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Originally published Friday, January 25, 2013 at 5:31 AM

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Tenoch Mexican Grill: Satisfying home cooking in the Chinatown ID

Tenoch Mexican Grill brings homey lunchtime cuisine to the Chinatown International District.

Seattle Times staff reporter

Tenoch Mexican Grill


208 Fifth Ave. S., Seattle206-381-8994

Hours: 11 a.m.-5 p.m. Monday-Friday, lunch only

Etc: Credit cards accepted; paid parking in nearby lots or on the street; wheelchair accessible; no alcohol.

Prices: $

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I agree with this review. Tenoch always reminds me of the Laura Esquivel novel Like... MORE


The first thing that hits me when entering Tenoch for a late lunch, aside from Diana Krall crooning “Popsicle Toes” on the speaker system, is the smoky redolence of roasted Mexican peppers and slow-cooked meat. In the open kitchen, owner Rebeca Gonzalez takes a break from stacking tortillas and stirring an oversize pot to flash a broad smile. The place feels and smells like a home kitchen, as it should, considering many of the items on the menu come from family recipes Gonzalez recalls from growing up in the Mexican state of Guanajuato.

The menu: Gonzalez boasts that her restaurant, unlike some other lunchtime Mexican eateries, offers several kinds of chicken and beef, along with succulent pork among the toppings on a menu made up of standards like fish tacos ($9.50 for two with beans and rice) and burritos ($7.75) and specialty items like enchiladas ($7.75) and chilaquiles ($7.25).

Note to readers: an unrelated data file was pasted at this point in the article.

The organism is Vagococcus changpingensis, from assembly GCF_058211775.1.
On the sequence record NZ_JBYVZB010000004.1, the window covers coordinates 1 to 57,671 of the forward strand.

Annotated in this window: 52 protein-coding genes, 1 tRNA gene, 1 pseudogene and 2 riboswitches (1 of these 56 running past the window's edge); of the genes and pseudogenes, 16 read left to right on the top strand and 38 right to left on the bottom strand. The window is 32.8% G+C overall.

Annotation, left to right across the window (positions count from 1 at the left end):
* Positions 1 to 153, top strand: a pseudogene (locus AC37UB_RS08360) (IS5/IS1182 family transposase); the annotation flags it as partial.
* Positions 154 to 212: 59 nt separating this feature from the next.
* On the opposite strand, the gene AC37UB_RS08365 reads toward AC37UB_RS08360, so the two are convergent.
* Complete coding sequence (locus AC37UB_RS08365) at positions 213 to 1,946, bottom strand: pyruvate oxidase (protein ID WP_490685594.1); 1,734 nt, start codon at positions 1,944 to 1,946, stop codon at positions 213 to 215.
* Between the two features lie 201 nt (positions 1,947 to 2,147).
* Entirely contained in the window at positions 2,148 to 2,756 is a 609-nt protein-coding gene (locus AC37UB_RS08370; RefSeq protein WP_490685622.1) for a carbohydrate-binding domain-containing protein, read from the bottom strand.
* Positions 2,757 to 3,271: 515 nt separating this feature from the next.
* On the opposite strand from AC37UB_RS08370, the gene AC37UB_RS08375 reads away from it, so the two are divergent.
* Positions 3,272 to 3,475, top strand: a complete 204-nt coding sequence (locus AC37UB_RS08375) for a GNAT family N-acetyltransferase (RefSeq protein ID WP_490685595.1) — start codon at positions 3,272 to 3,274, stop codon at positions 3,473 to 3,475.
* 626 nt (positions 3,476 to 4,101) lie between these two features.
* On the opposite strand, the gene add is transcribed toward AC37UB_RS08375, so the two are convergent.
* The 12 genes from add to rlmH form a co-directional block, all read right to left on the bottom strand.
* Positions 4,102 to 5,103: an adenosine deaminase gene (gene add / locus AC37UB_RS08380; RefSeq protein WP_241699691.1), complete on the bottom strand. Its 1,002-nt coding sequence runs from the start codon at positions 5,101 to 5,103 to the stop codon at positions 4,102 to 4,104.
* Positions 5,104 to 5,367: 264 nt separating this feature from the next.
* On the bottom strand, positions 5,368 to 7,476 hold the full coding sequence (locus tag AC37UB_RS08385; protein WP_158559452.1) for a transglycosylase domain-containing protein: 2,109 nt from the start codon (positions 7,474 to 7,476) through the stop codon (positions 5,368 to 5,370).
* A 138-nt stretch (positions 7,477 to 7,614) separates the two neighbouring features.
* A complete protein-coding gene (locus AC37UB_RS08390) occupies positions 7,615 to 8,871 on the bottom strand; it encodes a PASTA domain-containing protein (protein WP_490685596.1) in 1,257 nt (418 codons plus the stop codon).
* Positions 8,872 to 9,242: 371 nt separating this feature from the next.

What to write home about: It’s amazing what you can do with a flour tortilla, beans, rice, pico de gallo and lovingly spiced and simmered meat. My burrito with puerco en pasilla — pork slow-cooked with a pepper sauce that packs layers of flavor and subtle heat — was simple, huge and delicious. Ditto for my chilaquiles, a dish of crispy corn tortilla chips smothered with pollo en pipian — chicken that has been cooked with guajillo peppers, pumpkin seeds, sesame seeds and a dash of clove.

The setting: The narrow space has eight tables around the open kitchen and four stools facing the street. It’s a welcome respite from this rather blah stretch of Fifth Avenue South in the Chinatown International District. Sepia-toned pictures of Mexican icons like artist Frida Kahlo and a laid-back jazz soundtrack (at least on my visit) add a touch of elegance.

Summing up: A burrito, order of chilaquiles and a Jarritos pineapple soda came to $15.41, plus tax and tip.

Tyrone Beason:

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